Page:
Atlantic Charter

Introduction

During World War II (1939-45), the United States and Great Britain issued a joint declaration in August 1941 that set out a vision for the postwar world. In January 1942, a group of 26 Allied nations pledged their support for this declaration, known as the Atlantic Charter. The document is considered one of the first key steps toward the establishment of the United Nations in 1945.

  • Contents

From August 9 to August 12, 1941, U.S. President Franklin Roosevelt (1882-1945) and British Prime Minister Winston Churchill (1874-1965) met aboard naval ships in Placentia Bay, off the southeast coast of Newfoundland, to confer on a range of issues related to World War II. It was the first time the two leaders had met as heads of their respective governments, and at that point, the United States had not yet entered the war (it would do so in December of that year).

The document that resulted from the Roosevelt-Churchill meetings was issued on August 14, 1941, and became known as the Atlantic Charter. The document, which was not a treaty, stated that the two leaders “deem it right to make known certain common principles in the national policies of their respective countries on which they base their hopes for a better future for the world.”

The Atlantic Charter included eight common principles. Among them, the United States and Britain agreed not to seek territorial gains from the war, and they opposed any territorial changes made against the wishes of the people concerned. The two countries also agreed to support the restoration of self-government to those nations who had lost it during the war. Additionally, the Atlantic Charter stated that people should have the right to choose their own form of government. Other principles included access for all nations to raw materials needed for economic prosperity and an easing of trade restrictions. The document also called for international cooperation to secure improved living and working conditions for all; freedom of the seas; and for all countries to abandon the use of force.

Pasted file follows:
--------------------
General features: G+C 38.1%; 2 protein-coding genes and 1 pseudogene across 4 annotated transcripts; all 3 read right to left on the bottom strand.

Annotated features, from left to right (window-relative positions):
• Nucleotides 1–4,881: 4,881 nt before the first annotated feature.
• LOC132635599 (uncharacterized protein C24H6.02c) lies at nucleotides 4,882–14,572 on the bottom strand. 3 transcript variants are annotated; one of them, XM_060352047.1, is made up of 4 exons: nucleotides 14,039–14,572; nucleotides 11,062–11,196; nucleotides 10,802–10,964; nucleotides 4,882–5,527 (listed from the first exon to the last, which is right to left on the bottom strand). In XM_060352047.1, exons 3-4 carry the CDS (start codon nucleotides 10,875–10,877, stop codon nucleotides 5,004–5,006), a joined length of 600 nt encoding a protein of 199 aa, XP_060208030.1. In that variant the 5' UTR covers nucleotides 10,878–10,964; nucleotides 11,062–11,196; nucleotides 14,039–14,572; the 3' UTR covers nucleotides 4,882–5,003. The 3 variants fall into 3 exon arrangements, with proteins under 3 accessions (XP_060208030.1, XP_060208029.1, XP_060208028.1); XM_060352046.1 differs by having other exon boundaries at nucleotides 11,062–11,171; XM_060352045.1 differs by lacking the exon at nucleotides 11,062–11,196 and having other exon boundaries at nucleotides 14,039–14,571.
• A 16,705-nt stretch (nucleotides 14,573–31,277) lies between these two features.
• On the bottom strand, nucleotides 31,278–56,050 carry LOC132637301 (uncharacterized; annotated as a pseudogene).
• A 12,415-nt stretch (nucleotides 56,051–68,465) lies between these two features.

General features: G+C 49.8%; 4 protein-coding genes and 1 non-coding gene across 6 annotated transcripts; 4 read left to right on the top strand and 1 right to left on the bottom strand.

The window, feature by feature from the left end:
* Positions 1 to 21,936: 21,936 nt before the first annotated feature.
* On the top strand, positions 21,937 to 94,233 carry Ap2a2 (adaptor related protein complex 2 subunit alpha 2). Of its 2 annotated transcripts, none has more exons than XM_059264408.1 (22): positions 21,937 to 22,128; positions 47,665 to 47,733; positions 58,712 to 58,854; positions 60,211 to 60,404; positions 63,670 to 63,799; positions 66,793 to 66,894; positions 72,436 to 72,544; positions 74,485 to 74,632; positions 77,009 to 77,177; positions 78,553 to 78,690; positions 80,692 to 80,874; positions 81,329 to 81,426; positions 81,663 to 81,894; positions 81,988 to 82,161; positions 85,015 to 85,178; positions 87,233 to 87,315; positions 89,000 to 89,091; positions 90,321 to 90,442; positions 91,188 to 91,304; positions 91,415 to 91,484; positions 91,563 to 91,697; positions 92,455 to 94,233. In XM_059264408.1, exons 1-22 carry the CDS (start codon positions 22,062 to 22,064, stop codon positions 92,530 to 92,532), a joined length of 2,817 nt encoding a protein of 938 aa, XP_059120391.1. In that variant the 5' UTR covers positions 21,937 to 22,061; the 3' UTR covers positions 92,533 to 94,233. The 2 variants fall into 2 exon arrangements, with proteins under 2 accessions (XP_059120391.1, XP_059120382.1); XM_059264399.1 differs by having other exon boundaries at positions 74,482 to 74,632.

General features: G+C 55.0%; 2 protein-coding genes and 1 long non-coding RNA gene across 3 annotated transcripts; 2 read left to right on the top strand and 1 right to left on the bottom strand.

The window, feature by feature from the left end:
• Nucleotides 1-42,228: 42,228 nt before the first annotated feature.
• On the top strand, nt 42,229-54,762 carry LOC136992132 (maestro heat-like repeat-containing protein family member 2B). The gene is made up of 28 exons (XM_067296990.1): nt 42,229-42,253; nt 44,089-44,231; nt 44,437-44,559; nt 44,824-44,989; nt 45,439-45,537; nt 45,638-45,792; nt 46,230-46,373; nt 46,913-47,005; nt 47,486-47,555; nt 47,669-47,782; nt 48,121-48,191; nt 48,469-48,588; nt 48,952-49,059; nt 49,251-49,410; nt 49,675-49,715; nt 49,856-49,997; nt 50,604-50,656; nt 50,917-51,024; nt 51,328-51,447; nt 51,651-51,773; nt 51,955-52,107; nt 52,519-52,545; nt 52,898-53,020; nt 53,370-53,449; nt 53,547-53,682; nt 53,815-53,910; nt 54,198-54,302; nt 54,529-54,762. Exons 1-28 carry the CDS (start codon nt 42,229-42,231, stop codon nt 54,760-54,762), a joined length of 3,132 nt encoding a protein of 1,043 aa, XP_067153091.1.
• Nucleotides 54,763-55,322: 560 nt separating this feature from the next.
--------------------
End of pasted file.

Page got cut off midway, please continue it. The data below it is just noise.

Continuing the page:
On January 1, 1942, at a meeting in Washington, D.C., representatives of 26 governments (the United States, Great Britain, the Soviet Union, China, Australia, Belgium, Canada, Costa Rica, Cuba, Czechoslovakia, Dominican Republic, El Salvador, Greece, Guatemala, Haiti, Honduras, India, Luxembourg, Netherlands, New Zealand, Nicaragua, Norway, Panama, Poland, South Africa, Yugoslavia) signed a “Declaration by United Nations” in which they pledged their support for the Atlantic Charter’s principles.

Article Details:

Atlantic Charter

  • Author

    History.com Staff

  • Website Name

    History.com

  • Year Published

    2009

  • Title

    Atlantic Charter

  • URL

    http://www.history.com/topics/world-war-ii/atlantic-charter

  • Access Date

    September 01, 2014

  • Publisher

    A+E Networks